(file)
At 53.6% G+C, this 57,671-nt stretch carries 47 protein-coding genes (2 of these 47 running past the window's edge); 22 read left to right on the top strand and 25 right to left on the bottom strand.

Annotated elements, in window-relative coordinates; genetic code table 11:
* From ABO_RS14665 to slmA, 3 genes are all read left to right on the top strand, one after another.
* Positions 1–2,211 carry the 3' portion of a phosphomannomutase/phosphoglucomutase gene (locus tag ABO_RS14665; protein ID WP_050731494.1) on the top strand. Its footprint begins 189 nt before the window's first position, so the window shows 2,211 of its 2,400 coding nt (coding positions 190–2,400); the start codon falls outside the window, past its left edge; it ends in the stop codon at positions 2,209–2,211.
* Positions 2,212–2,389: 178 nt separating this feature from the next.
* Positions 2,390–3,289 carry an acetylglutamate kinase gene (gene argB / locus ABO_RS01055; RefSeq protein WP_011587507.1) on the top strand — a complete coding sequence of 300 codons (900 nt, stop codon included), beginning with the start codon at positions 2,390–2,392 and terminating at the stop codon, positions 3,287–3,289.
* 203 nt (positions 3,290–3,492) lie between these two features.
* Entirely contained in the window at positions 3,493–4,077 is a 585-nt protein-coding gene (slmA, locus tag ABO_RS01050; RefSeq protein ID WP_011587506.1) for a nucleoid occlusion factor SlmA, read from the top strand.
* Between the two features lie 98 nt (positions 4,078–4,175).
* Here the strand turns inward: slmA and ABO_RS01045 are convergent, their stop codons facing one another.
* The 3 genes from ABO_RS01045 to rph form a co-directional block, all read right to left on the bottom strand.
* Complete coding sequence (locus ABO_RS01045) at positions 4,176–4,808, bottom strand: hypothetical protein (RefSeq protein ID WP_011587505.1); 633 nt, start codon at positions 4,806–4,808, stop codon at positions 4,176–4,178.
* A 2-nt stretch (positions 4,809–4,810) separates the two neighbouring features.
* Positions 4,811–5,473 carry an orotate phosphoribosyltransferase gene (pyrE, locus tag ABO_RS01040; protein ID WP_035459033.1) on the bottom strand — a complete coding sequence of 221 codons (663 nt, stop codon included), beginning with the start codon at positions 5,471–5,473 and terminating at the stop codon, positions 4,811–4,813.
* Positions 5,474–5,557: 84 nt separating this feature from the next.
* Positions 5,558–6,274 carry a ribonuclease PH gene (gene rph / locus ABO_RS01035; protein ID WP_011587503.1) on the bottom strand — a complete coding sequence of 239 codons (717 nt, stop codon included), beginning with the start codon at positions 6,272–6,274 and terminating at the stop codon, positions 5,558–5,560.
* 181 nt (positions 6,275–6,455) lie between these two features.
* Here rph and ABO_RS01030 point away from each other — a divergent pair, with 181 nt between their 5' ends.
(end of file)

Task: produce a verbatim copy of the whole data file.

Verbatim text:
At 53.6% G+C, this 57,671-nt stretch carries 47 protein-coding genes (2 of these 47 running past the window's edge); 22 read left to right on the top strand and 25 right to left on the bottom strand.

Annotated elements, in window-relative coordinates; genetic code table 11:
* From ABO_RS14665 to slmA, 3 genes are all read left to right on the top strand, one after another.
* Positions 1–2,211 carry the 3' portion of a phosphomannomutase/phosphoglucomutase gene (locus tag ABO_RS14665; protein ID WP_050731494.1) on the top strand. Its footprint begins 189 nt before the window's first position, so the window shows 2,211 of its 2,400 coding nt (coding positions 190–2,400); the start codon falls outside the window, past its left edge; it ends in the stop codon at positions 2,209–2,211.
* Positions 2,212–2,389: 178 nt separating this feature from the next.
* Positions 2,390–3,289 carry an acetylglutamate kinase gene (gene argB / locus ABO_RS01055; RefSeq protein WP_011587507.1) on the top strand — a complete coding sequence of 300 codons (900 nt, stop codon included), beginning with the start codon at positions 2,390–2,392 and terminating at the stop codon, positions 3,287–3,289.
* 203 nt (positions 3,290–3,492) lie between these two features.
* Entirely contained in the window at positions 3,493–4,077 is a 585-nt protein-coding gene (slmA, locus tag ABO_RS01050; RefSeq protein ID WP_011587506.1) for a nucleoid occlusion factor SlmA, read from the top strand.
* Between the two features lie 98 nt (positions 4,078–4,175).
* Here the strand turns inward: slmA and ABO_RS01045 are convergent, their stop codons facing one another.
* The 3 genes from ABO_RS01045 to rph form a co-directional block, all read right to left on the bottom strand.
* Complete coding sequence (locus ABO_RS01045) at positions 4,176–4,808, bottom strand: hypothetical protein (RefSeq protein ID WP_011587505.1); 633 nt, start codon at positions 4,806–4,808, stop codon at positions 4,176–4,178.
* A 2-nt stretch (positions 4,809–4,810) separates the two neighbouring features.
* Positions 4,811–5,473 carry an orotate phosphoribosyltransferase gene (pyrE, locus tag ABO_RS01040; protein ID WP_035459033.1) on the bottom strand — a complete coding sequence of 221 codons (663 nt, stop codon included), beginning with the start codon at positions 5,471–5,473 and terminating at the stop codon, positions 4,811–4,813.
* Positions 5,474–5,557: 84 nt separating this feature from the next.
* Positions 5,558–6,274 carry a ribonuclease PH gene (gene rph / locus ABO_RS01035; protein ID WP_011587503.1) on the bottom strand — a complete coding sequence of 239 codons (717 nt, stop codon included), beginning with the start codon at positions 6,272–6,274 and terminating at the stop codon, positions 5,558–5,560.
* 181 nt (positions 6,275–6,455) lie between these two features.
* Here rph and ABO_RS01030 point away from each other — a divergent pair, with 181 nt between their 5' ends.